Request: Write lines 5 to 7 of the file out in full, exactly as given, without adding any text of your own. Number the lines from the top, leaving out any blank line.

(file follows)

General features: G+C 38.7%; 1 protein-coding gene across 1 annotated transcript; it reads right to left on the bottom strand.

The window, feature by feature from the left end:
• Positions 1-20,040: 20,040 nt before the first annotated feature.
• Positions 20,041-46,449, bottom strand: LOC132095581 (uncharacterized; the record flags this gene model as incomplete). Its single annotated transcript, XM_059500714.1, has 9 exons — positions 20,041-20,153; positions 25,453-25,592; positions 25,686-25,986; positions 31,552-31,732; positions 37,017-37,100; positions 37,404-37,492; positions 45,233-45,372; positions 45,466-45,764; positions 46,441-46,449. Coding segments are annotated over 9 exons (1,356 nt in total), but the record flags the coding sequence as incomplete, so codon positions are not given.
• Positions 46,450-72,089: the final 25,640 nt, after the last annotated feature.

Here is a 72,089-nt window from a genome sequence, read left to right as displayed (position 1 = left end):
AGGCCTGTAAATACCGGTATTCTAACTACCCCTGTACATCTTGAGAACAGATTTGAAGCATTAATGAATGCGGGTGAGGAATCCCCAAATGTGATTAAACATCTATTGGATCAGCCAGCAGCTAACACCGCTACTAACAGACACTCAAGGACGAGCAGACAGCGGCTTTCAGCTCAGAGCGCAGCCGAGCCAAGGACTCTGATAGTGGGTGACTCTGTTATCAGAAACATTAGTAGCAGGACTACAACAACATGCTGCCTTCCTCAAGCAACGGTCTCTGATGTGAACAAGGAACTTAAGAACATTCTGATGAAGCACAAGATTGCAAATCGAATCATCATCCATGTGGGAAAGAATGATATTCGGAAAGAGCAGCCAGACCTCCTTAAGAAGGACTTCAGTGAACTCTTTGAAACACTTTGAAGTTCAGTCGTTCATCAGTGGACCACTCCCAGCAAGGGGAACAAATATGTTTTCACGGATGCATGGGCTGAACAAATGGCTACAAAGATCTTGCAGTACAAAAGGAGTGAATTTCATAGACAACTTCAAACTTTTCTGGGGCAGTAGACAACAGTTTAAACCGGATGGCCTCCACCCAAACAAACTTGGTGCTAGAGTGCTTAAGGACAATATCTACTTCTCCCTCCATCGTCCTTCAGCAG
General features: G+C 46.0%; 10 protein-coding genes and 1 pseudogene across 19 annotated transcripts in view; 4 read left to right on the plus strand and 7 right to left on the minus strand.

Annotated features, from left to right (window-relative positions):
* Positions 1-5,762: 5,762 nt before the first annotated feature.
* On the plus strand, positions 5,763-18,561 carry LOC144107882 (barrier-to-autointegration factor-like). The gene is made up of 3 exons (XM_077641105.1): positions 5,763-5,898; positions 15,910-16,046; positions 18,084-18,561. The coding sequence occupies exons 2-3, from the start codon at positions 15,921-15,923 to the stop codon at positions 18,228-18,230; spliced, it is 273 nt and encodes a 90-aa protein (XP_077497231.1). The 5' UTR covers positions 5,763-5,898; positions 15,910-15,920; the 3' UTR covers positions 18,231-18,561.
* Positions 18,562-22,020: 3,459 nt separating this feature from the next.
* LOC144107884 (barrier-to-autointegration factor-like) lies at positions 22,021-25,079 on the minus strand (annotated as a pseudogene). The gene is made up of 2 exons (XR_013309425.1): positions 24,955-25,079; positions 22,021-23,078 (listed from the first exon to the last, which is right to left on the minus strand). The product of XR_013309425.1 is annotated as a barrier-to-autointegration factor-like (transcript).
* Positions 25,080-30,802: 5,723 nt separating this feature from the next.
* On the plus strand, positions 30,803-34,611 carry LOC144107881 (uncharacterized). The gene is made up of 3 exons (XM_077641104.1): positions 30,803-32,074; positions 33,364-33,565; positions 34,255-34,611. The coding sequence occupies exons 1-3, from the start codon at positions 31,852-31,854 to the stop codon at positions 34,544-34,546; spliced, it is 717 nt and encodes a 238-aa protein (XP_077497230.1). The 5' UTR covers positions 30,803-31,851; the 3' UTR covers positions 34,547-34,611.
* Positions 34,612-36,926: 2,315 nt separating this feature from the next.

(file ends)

• Positions 46,450-72,089: the final 25,640 nt, after the last annotated feature.

Here is a 72,089-nt window from a genome sequence, read left to right as displayed (position 1 = left end):
AGGCCTGTAAATACCGGTATTCTAACTACCCCTGTACATCTTGAGAACAGATTTGAAGCATTAATGAATGCGGGTGAGGAATCCCCAAATGTGATTAAACATCTATTGGATCAGCCAGCAGCTAACACCGCTACTAACAGACACTCAAGGACGAGCAGACAGCGGCTTTCAGCTCAGAGCGCAGCCGAGCCAAGGACTCTGATAGTGGGTGACTCTGTTATCAGAAACATTAGTAGCAGGACTACAACAACATGCTGCCTTCCTCAAGCAACGGTCTCTGATGTGAACAAGGAACTTAAGAACATTCTGATGAAGCACAAGATTGCAAATCGAATCATCATCCATGTGGGAAAGAATGATATTCGGAAAGAGCAGCCAGACCTCCTTAAGAAGGACTTCAGTGAACTCTTTGAAACACTTTGAAGTTCAGTCGTTCATCAGTGGACCACTCCCAGCAAGGGGAACAAATATGTTTTCACGGATGCATGGGCTGAACAAATGGCTACAAAGATCTTGCAGTACAAAAGGAGTGAATTTCATAGACAACTTCAAACTTTTCTGGGGCAGTAGACAACAGTTTAAACCGGATGGCCTCCACCCAAACAAACTTGGTGCTAGAGTGCTTAAGGACAATATCTACTTCTCCCTCCATCGTCCTTCAGCAG